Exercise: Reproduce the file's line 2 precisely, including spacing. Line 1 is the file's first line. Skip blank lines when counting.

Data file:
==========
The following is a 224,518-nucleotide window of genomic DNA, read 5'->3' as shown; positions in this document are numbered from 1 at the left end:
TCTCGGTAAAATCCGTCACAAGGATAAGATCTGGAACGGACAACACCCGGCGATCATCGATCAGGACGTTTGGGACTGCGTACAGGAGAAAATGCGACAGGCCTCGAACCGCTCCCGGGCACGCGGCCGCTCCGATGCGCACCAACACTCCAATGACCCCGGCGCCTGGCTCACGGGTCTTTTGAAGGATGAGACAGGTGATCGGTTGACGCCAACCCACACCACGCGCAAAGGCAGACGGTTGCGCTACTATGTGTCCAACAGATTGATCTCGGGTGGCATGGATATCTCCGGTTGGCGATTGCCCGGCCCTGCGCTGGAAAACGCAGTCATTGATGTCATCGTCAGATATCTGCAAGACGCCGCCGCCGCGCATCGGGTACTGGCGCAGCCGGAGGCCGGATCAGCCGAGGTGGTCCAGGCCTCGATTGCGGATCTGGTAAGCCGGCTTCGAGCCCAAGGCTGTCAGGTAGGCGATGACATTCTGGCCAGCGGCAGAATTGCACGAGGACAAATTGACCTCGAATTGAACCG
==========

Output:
TCTCGGTAAAATCCGTCACAAGGATAAGATCTGGAACGGACAACACCCGGCGATCATCGATCAGGACGTTTGGGACTGCGTACAGGAGAAAATGCGACAGGCCTCGAACCGCTCCCGGGCACGCGGCCGCTCCGATGCGCACCAACACTCCAATGACCCCGGCGCCTGGCTCACGGGTCTTTTGAAGGATGAGACAGGTGATCGGTTGACGCCAACCCACACCACGCGCAAAGGCAGACGGTTGCGCTACTATGTGTCCAACAGATTGATCTCGGGTGGCATGGATATCTCCGGTTGGCGATTGCCCGGCCCTGCGCTGGAAAACGCAGTCATTGATGTCATCGTCAGATATCTGCAAGACGCCGCCGCCGCGCATCGGGTACTGGCGCAGCCGGAGGCCGGATCAGCCGAGGTGGTCCAGGCCTCGATTGCGGATCTGGTAAGCCGGCTTCGAGCCCAAGGCTGTCAGGTAGGCGATGACATTCTGGCCAGCGGCAGAATTGCACGAGGACAAATTGACCTCGAATTGAACCG